If the car is moving and you want to show motion, set the shutter speed to 1/100s. You can also experiment with slower shutter speeds to find one that works best. That will allow you to get an image like the one below—the wheels’ spin is visible, and the background is blurred.

However, to get the clearest picture and create motion blur, you must use the panning technique alongside this setting.

If the car is moving and you want to freeze the moment, set the shutter speed to 1/1000s or more. Using a slower shutter speed to capture the car will lead to image blur.

If the car is motionless, set shutter speed to anything between 1/200s and 1/500s.

Photo by Cam Ferland
  • Set ISO to the lowest possible number

Mostly we set ours to 100 since the lower the reading the clearer the image. We may or may not adjust it later, as you will see below.

  • Determine whether you want shallow or deep depths of field (zone of focus)

To show a little more of the background, set the aperture at f/8 or above, adjusting accordingly. To blur the background and focus on the cars, set aperture at f/5 or below, adjusting accordingly. 

With your settings right, you can now shoot the car.

Bonus Point: The Shutter Priority Mode 

If unsure of the best aperture and ISO settings, using this setting will allow you to control the dramatic effects while the camera controls everything else.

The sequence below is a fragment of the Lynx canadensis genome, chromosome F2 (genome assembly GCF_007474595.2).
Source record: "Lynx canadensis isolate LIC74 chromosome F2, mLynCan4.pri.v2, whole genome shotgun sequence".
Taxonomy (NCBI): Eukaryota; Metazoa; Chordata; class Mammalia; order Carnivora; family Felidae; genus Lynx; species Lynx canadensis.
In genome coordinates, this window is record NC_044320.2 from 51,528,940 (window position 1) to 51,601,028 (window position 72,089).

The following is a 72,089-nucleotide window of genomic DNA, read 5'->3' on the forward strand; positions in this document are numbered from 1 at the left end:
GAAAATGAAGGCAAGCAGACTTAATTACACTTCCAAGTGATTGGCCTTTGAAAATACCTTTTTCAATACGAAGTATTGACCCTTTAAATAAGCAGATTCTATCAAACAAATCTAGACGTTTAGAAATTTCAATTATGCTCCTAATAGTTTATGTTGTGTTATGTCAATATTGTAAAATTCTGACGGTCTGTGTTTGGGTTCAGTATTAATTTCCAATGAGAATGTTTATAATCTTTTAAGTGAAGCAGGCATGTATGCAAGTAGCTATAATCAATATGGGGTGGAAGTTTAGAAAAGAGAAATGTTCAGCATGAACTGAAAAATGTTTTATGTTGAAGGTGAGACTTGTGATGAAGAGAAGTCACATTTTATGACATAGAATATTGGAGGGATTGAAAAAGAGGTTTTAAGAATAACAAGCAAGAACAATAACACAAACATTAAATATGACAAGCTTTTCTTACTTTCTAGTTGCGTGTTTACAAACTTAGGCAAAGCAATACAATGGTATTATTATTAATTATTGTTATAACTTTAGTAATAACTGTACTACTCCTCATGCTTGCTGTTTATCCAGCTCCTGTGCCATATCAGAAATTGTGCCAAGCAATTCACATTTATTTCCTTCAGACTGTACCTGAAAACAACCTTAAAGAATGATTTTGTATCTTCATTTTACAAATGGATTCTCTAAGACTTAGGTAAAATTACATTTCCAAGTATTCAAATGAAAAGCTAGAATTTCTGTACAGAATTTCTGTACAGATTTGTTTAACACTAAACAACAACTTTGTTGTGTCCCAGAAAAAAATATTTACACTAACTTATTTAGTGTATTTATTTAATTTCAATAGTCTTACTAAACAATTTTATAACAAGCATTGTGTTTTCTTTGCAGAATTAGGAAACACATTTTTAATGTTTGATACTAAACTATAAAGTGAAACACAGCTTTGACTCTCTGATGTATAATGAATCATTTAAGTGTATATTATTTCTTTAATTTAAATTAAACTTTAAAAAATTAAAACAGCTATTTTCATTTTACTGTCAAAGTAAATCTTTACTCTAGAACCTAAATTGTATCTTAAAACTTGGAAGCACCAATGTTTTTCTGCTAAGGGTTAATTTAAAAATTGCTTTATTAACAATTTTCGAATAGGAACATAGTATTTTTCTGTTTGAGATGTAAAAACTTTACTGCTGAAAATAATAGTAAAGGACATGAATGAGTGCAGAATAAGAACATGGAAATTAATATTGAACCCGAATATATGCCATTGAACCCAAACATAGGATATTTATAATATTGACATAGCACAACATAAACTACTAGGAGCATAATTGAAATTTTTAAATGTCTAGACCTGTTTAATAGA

Photo by Albert Vincent Wu

Taking Car Photos In Poorly Selected Backgrounds

Car photography, like other types of photography, is all about storytelling. And a good background is one of the most powerful tools that you can use to communicate the character of the car and manipulate the emotions of your viewers. Evidently, if you plan to show more of the background, it is vital to understand cars and ensure that your background matches the particular car’s personality and theme.

To shoot like a professional photographer, always select a background that interacts with the car seamlessly without taking away or overpowering the vehicle. 

Photo by John Towner

In other words, don’t use a background that is more fascinating than the car or one that’s too busy with power lines, trash cans, or other cars.

Occasionally, you’ll have to deal with less desirable backgrounds.

If the background is too distracting, blur it and focus on the car. Otherwise, use the clone stamp in editing to eliminate unwanted objects and add a slight blur to the picture’s background so that the imperfections are less noticeable. 

That way, your viewers have some clue about the environment but are not drawn into the background. 

Photo by Mos Sukjaroenkraisri

Engaging In Automotive Photography Without A Tripod